The Martel range has never had much standing. Not that it’s actually bad, just not special, but there again, the price is not special either. Despite this, I have consistently recommended Cuvée Victoire as an exceptional buy for the past 20 years. Produced through strict selection, this Champagne has all the richness, quality and style that is so glaringly absent in the rest of the range, but because the other Champagnes are so inexpensive, Martel is restricted in the premium it can place on its best cuvée. The 1996 Fût de Chêne is definitely oaky, but not too oaky, and the oak is rich and clean, not raw or estery, with lovely creamy-rich fruit, and a crisp, refreshing finish.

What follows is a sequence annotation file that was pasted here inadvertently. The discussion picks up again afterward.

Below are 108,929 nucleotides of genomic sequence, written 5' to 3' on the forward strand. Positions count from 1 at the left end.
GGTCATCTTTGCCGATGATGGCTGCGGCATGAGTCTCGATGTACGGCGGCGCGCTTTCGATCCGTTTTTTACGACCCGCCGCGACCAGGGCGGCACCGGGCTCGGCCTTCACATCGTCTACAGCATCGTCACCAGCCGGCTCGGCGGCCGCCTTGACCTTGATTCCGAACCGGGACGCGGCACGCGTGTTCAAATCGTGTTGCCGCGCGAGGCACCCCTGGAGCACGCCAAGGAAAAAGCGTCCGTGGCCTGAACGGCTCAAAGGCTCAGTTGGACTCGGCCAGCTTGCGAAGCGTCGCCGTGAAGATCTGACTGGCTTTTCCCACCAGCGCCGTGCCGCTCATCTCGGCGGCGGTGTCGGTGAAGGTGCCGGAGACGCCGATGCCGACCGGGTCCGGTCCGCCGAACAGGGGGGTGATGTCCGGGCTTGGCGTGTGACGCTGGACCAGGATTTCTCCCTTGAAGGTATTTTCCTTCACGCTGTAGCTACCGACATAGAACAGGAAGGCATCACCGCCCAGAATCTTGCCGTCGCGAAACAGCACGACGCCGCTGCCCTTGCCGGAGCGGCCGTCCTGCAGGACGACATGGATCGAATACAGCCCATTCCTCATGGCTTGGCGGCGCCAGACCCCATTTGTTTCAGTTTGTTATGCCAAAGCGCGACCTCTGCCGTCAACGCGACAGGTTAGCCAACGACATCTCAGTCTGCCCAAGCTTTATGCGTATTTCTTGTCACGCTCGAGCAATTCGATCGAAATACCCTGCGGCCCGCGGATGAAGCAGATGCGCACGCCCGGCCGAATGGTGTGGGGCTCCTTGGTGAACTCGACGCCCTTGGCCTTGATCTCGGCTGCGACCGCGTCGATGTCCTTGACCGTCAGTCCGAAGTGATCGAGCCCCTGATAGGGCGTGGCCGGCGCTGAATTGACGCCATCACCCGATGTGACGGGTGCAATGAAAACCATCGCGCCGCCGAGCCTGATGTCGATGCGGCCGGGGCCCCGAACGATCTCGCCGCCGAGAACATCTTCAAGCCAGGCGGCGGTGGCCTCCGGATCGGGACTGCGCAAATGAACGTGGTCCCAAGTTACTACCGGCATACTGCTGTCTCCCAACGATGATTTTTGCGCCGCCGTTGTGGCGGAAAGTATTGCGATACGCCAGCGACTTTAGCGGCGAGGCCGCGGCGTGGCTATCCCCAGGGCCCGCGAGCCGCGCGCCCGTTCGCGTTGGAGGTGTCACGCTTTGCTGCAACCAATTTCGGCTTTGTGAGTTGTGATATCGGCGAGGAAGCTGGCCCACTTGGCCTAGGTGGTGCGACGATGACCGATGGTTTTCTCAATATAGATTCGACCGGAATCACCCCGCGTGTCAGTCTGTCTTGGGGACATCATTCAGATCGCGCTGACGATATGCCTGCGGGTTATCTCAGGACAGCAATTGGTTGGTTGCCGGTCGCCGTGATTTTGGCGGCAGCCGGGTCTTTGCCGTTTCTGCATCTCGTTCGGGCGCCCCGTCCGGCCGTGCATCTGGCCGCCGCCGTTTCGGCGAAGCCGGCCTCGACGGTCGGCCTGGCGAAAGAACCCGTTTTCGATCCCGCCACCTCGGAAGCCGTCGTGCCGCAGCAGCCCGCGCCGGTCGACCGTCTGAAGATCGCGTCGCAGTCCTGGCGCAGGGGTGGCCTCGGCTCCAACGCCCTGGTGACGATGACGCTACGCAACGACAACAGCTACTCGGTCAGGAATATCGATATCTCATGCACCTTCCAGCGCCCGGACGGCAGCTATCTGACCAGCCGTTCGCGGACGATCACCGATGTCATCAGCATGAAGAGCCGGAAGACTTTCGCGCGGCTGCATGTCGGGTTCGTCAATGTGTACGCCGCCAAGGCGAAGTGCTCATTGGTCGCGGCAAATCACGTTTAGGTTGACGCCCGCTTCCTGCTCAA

Ay Moet & Chandon
Although very much in the Moet style of light and elegant, this wine is also hunkering down for development into its next stage of development.
Mumm de Cramant NV Mumm
Very fresh, with nice acidity. One of the more exceptional Mumm de Cramant cuvées.
Le Clos Saint-Hilaire 1995 Billecart-Salmon
A disappointing score for a Champagne that has a potential score in the mid-90s, but it fails to achieve its potential because it has no dosage, and will therefore grow oxidative and coarse. Since it will never realise its true finesse without a dosage, it is best drunk on purchase. Hopefully future releases will not be marred in this way. This one-hectare, single vineyard, pure Pinot Noir Champagne from one of the region’s most gifted producers deserves better. The next vintage will be 1996, of course. After which the 1998 and 2000 were fermented in three- and four-year-old barriques (Jadot Montrachet).
Grand Blanc 2000 Philipponnat
More elegance than the Réserve Millésime. Not yet released.
Vintage Blanc de Blancs 1997 Louis Roederer (€55)